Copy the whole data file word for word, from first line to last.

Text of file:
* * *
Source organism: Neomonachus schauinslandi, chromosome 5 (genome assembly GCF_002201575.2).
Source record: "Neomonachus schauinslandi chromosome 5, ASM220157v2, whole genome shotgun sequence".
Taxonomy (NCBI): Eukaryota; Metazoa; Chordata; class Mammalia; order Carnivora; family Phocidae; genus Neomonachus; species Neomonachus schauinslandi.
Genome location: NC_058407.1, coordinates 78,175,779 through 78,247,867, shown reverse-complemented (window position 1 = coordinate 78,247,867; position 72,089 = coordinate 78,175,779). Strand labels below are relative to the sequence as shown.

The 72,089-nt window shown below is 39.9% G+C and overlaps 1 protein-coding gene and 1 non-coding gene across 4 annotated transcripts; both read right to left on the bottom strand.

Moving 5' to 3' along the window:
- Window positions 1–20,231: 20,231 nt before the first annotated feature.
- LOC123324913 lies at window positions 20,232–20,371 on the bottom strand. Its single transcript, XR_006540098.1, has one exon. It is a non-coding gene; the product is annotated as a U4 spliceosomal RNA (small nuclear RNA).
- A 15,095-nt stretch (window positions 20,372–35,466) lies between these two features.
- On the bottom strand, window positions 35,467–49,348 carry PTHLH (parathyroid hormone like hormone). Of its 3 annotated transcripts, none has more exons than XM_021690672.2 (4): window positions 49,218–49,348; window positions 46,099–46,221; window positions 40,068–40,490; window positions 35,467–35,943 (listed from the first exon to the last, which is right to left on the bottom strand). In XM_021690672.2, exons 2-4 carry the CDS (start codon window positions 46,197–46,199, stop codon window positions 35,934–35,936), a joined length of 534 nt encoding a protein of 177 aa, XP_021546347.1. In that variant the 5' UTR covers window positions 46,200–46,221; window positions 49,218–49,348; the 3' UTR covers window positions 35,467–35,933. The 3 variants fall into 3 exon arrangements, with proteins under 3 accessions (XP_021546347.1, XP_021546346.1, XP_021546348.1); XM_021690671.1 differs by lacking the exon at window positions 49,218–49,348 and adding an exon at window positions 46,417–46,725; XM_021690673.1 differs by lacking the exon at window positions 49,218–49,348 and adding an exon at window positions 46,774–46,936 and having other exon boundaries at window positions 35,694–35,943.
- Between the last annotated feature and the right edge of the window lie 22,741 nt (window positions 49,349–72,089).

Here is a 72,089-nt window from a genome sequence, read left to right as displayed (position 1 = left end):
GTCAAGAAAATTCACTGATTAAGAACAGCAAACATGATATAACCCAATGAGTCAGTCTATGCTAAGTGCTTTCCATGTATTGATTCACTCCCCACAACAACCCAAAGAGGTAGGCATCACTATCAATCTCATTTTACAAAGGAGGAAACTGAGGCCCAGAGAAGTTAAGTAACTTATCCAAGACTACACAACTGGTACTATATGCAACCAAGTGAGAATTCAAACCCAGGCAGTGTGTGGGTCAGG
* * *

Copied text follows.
Source organism: Neomonachus schauinslandi, chromosome 5 (genome assembly GCF_002201575.2).
Source record: "Neomonachus schauinslandi chromosome 5, ASM220157v2, whole genome shotgun sequence".
Taxonomy (NCBI): Eukaryota; Metazoa; Chordata; class Mammalia; order Carnivora; family Phocidae; genus Neomonachus; species Neomonachus schauinslandi.
Genome location: NC_058407.1, coordinates 78,175,779 through 78,247,867, shown reverse-complemented (window position 1 = coordinate 78,247,867; position 72,089 = coordinate 78,175,779). Strand labels below are relative to the sequence as shown.

The 72,089-nt window shown below is 39.9% G+C and overlaps 1 protein-coding gene and 1 non-coding gene across 4 annotated transcripts; both read right to left on the bottom strand.

Moving 5' to 3' along the window:
- Window positions 1–20,231: 20,231 nt before the first annotated feature.
- LOC123324913 lies at window positions 20,232–20,371 on the bottom strand. Its single transcript, XR_006540098.1, has one exon. It is a non-coding gene; the product is annotated as a U4 spliceosomal RNA (small nuclear RNA).
- A 15,095-nt stretch (window positions 20,372–35,466) lies between these two features.
- On the bottom strand, window positions 35,467–49,348 carry PTHLH (parathyroid hormone like hormone). Of its 3 annotated transcripts, none has more exons than XM_021690672.2 (4): window positions 49,218–49,348; window positions 46,099–46,221; window positions 40,068–40,490; window positions 35,467–35,943 (listed from the first exon to the last, which is right to left on the bottom strand). In XM_021690672.2, exons 2-4 carry the CDS (start codon window positions 46,197–46,199, stop codon window positions 35,934–35,936), a joined length of 534 nt encoding a protein of 177 aa, XP_021546347.1. In that variant the 5' UTR covers window positions 46,200–46,221; window positions 49,218–49,348; the 3' UTR covers window positions 35,467–35,933. The 3 variants fall into 3 exon arrangements, with proteins under 3 accessions (XP_021546347.1, XP_021546346.1, XP_021546348.1); XM_021690671.1 differs by lacking the exon at window positions 49,218–49,348 and adding an exon at window positions 46,417–46,725; XM_021690673.1 differs by lacking the exon at window positions 49,218–49,348 and adding an exon at window positions 46,774–46,936 and having other exon boundaries at window positions 35,694–35,943.
- Between the last annotated feature and the right edge of the window lie 22,741 nt (window positions 49,349–72,089).

Here is a 72,089-nt window from a genome sequence, read left to right as displayed (position 1 = left end):
GTCAAGAAAATTCACTGATTAAGAACAGCAAACATGATATAACCCAATGAGTCAGTCTATGCTAAGTGCTTTCCATGTATTGATTCACTCCCCACAACAACCCAAAGAGGTAGGCATCACTATCAATCTCATTTTACAAAGGAGGAAACTGAGGCCCAGAGAAGTTAAGTAACTTATCCAAGACTACACAACTGGTACTATATGCAACCAAGTGAGAATTCAAACCCAGGCAGTGTGTGGGTCAGG